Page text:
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Showing posts from November, 2011

Could simply listening to Mozart help people with epilepsy?

Listening to music composed by Mozart could help control seizures. The news from researchers add to the health benefits discovered in the past that listening to classical music might help people dealing with epilepsy. The findings that were presented last month at the European College of Neurpsychopharmacology; is a large study and based on reviews of literature that might inspire your doctor to suggest this simple intervention, combined with current treatment. Researchers, Dr. Glanluca Sesso and Dr. Frederico Sicca from the University of Pisa specifically looked at how Mozart's music affects epilepsy. Their review included 9 published studies out of 147; based on solid science and of good quality. Daily listening changes brain signals tooMozart's music also changed brain signals that are commonly seen in patients diagnosed with epilepsy,  in addition to lowering the number of seizures for people that listen to music daily. Tehe reduction varied between 31 and 66 percent. Dr. …

Fish eaters may be lowering their risk of Alzheimer’s disease

For the first time, researchers have found a direct relationship between eating baked or broiled fish and lower risk of Alzheimer’s disease.

Researchers from the University Of Pittsburgh Medical Center and the University of Pittsburgh School of Medicine studied 260 people with no memory problems, finding that eating fish at least once a week seems to preserve gray matter in the brain.
Participants were chosen from the Cardiovascular Health Study.
The investigators used the National Cancer Institute Food Frequency Questionnaire to determine how often the study participants ate fish: 63 patients consumed fish on a weekly basis, and most ate fish one to four times per week.
Advanced 3D MRI, using Voxel-based morphometry was used to measure the volume of gray matter in the brain at baseline and then again 10 years later.
The research team compared gray matter volume among people who ate fish, matching the finding with eating fish. They also adjusted the findings for age, gender, BMI, ethnici…

Avoid jock itch, athlete’s foot and other fungus at the gym

If you enjoy spending time at the gym, chances are you or someone you know has been plagued with some sort of fungus. Jock itch, ringworm and athlete’s foot are spread easily, making it important to take steps to avoid fungus at the gym.
Jock itch causes a raised, red, itchy rash in the groin area. The medical term for jock itch, which can affect women too, is tinea cruris. The best way to avoid the problem is to dry off after a workout and change into loose clothing. Jock itch and other fungi thrive in a moist environment and start from sweating. Make sure you dry off completely after showering.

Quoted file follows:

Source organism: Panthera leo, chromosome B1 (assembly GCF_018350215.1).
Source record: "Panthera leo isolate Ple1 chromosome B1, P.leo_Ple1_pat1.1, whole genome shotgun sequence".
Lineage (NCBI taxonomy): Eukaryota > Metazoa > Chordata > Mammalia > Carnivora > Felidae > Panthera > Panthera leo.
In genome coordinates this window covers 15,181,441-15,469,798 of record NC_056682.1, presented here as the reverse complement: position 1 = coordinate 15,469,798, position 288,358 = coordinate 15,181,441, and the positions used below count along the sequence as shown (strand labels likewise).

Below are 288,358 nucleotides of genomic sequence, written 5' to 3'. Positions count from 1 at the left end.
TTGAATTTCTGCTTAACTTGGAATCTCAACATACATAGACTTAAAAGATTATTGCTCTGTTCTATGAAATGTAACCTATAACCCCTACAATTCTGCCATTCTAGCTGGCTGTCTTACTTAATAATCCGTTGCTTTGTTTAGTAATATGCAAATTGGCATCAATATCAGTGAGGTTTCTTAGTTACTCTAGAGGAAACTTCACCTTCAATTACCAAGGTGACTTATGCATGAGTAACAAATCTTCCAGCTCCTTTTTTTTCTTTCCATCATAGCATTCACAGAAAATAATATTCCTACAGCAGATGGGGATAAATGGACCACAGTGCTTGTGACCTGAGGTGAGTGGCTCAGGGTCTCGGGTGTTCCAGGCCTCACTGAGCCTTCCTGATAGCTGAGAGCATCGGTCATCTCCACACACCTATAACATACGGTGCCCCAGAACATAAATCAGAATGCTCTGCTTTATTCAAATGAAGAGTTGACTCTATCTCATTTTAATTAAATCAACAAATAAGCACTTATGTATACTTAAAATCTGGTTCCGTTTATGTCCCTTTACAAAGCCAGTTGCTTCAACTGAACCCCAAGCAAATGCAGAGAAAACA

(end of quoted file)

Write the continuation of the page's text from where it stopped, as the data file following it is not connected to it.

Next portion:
Athlete’s foot or tinea pedis is easily picked up from wet floors at the gym. The condition usually begins with intense itching between the toes. Without treatment athlete’s foot can spread; causing the skin to peel.
You can avoid athlete’s foot by wearing clean dry socks, avoiding sweaty shoes and wearing shower shoes at the gym. Make sure you wash and dry your feet completely every day. After …

Women report humiliation and stress from cervical smears

A new investigation reveals women interviewed think getting a PAP (cervical smear) test is humiliating and stressful. 
Researchers say a woman’s feelings about cervical smears shouldn't be ignored, and that health care providers should recognize and discuss expectations and anxiety women might experience from the tests.
In findings from University of Leicester, published in the international journal Family Practice, women report they aren’t always treated kindly when they have their exam to detect cancer.
In their study, the researchers found women would like a more personalized approach.
According to Dr Natalie Armstrong, Lecturer in Social Science Applied to Health at the University of Leicester:
"Attitudes towards cervical smears remain something of a paradox. On one hand, screening appears to command impressive levels of public support - as demonstrated by campaigns to widen the eligibility criteria - but on the other hand there is considerable evidence suggesting that individ…

CDC report highlights overdose deaths from prescription painkillers

A new report from the CDC highlights the problem of overdose and death from prescription painkillers. According to the CDC, physicians, consumers and policy makers can act together to ensure patients receive safe pain management.

According to the finding, A large portion of overdose deaths are the result of people taking the medications recreationally. According to the CDC, in 2010, 12 million Americans over age 12 said they took painkillers in the past year just to get high, rather than for medical purposes.

The report also found more men than women die from drug overdose from prescription painkillers that include oxycodone, methadone and hyrdocodone. 

Read the rest of the story at EmaxHealth.